Virginia has spent millions on college drop outs.  According to the Richmond Times Dispatch:

Richmond, Va. —

Virginia taxpayers spent $177.7 million over five years on 35,461 college students who dropped out after their first year, according to a national study on the cost of attrition.

Federal grants to those students totaled an additional $33.7 million, the American Institutes for Research says in a report being released today that looked at freshmen who didn’t return to four-year schools during the 2003 to 2008 academic years.

Nationally, those costs exceed $9 billion, said the report, which is intended to focus attention on institutional accountability at a time when the state and federal governments are seeking to increase the numbers of students who earn degrees.

“If you don’t finish the first lap, you can’t cross the finish line,” said Mark Schneider, the American Institutes for Research vice president and a former U.S. commissioner of education statistics.

Why are we spending this kind of money?  When do we decide WHO CARES?  If we are going to cut back on spending, here would be a great place to start. 

Apparently Gov. McDonnell and I don’t agree on something else:

Tomorrow, Gov. Bob McDonnell’s commission on higher-education reform will meet to discuss proposals for streamlining operations while producing 100,000 additional associate and bachelor’s degrees over the next 15 years.


Cox said the freshman dropout rate is a problem that also must be addressed at the K-12 level because too many students need remedial help when they reach college.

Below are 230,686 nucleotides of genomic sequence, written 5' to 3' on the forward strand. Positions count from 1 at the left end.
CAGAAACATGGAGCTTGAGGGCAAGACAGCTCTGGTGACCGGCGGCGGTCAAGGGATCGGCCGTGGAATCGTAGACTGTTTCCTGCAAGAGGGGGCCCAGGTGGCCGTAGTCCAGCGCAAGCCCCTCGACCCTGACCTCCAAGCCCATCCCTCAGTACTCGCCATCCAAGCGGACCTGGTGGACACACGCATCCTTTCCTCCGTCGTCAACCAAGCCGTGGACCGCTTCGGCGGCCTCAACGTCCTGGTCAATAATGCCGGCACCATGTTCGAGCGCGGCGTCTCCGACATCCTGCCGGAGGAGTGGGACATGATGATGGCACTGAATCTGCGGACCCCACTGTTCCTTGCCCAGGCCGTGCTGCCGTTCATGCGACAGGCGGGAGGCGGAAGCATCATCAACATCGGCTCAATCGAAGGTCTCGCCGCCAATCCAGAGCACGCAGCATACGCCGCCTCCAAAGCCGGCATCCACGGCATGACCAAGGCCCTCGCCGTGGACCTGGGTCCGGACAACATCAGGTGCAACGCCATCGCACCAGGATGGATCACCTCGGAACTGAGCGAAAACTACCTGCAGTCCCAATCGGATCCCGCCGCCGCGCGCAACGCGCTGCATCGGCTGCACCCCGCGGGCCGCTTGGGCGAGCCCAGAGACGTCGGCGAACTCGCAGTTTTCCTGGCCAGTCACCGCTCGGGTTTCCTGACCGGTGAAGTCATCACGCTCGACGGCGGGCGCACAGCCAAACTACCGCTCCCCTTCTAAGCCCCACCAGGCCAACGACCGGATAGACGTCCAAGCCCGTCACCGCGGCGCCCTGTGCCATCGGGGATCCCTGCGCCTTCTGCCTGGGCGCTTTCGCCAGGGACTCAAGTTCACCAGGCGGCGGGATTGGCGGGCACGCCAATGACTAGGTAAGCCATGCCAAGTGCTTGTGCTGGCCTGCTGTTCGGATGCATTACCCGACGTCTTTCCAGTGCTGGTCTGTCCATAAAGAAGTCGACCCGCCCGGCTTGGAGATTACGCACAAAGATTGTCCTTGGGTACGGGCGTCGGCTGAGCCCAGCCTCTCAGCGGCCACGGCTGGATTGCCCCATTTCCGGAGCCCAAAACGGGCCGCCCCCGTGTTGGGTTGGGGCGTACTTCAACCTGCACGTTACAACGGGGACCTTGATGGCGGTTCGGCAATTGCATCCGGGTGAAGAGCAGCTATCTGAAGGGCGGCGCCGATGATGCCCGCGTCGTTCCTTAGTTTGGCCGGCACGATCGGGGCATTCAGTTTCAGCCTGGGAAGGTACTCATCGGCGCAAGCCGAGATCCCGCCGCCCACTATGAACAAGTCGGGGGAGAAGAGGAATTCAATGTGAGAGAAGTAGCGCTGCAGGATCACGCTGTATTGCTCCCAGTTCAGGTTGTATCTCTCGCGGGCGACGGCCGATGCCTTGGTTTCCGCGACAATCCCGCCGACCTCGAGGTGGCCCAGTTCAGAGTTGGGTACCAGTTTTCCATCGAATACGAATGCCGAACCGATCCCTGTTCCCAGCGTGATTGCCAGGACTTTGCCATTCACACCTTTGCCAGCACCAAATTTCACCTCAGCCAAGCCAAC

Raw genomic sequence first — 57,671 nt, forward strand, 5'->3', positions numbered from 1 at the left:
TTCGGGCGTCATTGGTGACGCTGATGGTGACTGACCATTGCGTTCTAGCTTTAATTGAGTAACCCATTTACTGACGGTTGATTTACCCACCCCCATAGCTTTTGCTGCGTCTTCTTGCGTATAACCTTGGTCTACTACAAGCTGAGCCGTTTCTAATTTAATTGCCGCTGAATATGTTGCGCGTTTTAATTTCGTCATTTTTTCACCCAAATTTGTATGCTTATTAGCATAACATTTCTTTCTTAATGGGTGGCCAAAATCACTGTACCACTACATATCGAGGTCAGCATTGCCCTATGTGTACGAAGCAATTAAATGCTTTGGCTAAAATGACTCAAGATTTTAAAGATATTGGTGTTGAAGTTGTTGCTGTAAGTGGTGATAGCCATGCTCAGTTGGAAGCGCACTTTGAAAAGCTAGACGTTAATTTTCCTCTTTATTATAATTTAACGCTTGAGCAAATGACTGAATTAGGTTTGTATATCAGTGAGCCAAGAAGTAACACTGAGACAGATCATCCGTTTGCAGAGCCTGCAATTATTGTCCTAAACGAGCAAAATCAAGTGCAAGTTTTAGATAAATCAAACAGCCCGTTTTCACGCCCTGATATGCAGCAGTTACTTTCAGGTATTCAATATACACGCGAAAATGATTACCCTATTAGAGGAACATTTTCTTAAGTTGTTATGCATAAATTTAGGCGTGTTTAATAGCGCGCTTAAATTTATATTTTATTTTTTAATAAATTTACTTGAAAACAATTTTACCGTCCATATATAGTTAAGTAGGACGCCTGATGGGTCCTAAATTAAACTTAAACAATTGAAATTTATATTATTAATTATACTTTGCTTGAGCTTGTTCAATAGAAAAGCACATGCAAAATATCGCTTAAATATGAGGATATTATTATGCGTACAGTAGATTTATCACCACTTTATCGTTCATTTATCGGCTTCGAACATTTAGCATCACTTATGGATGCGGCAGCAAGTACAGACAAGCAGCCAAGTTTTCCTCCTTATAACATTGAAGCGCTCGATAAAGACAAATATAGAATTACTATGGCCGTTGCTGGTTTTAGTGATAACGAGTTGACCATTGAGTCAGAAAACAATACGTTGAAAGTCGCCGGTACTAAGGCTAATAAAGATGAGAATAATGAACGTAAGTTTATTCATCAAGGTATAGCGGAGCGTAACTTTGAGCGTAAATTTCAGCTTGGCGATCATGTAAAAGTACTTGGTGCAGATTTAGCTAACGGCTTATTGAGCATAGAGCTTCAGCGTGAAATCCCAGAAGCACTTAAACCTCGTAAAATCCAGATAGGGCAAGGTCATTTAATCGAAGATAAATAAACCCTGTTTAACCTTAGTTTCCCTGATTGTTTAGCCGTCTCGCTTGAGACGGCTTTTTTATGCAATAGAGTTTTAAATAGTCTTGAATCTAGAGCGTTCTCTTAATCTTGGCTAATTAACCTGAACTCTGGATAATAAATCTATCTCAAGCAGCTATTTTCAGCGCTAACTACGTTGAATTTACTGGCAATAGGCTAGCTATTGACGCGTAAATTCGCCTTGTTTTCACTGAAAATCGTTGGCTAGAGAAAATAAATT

Higher-education and K-12 initiatives will be the focus of the Governor’s Education Summit to be held Oct. 27 at the Virginia Museum of Fine Arts, with U.S. Secretary of Education Arne Duncan as the keynote speaker.

President Barack Obama has called for the United States to regain by 2020 its status as having the world’s highest proportion of college graduates.

I am afraid I don’t buy the need for remedial help in 4 year colleges.  Perhaps a better candidate should have been selected.  Perhaps those students need to go to the community college where remedial classes are built into the program.  Many students who are away from home for the first time simply get too big for their britches, spend too much time partying and drinking.  They quickly get in over their heads.  I am all for weeding out those who shouldn’t be there.  Diplomas should be earned. 

A more important study should be why the high school graduation rate is so low.  Why are kids dropping out of high school, especially when state law says they are to go until age 18.  Young people lacking the very basic skills is far more frightening than people who perhaps shouldn’t have been in a particular school in the first place.  This kind of spending can go. 

8 Thoughts to “Virginia spends millions on college dropouts, study finds”

  1. Why do we care why people are dropping out of college?

    What has a more serious affect? no college diploma or no high school diploma?

  2. marinm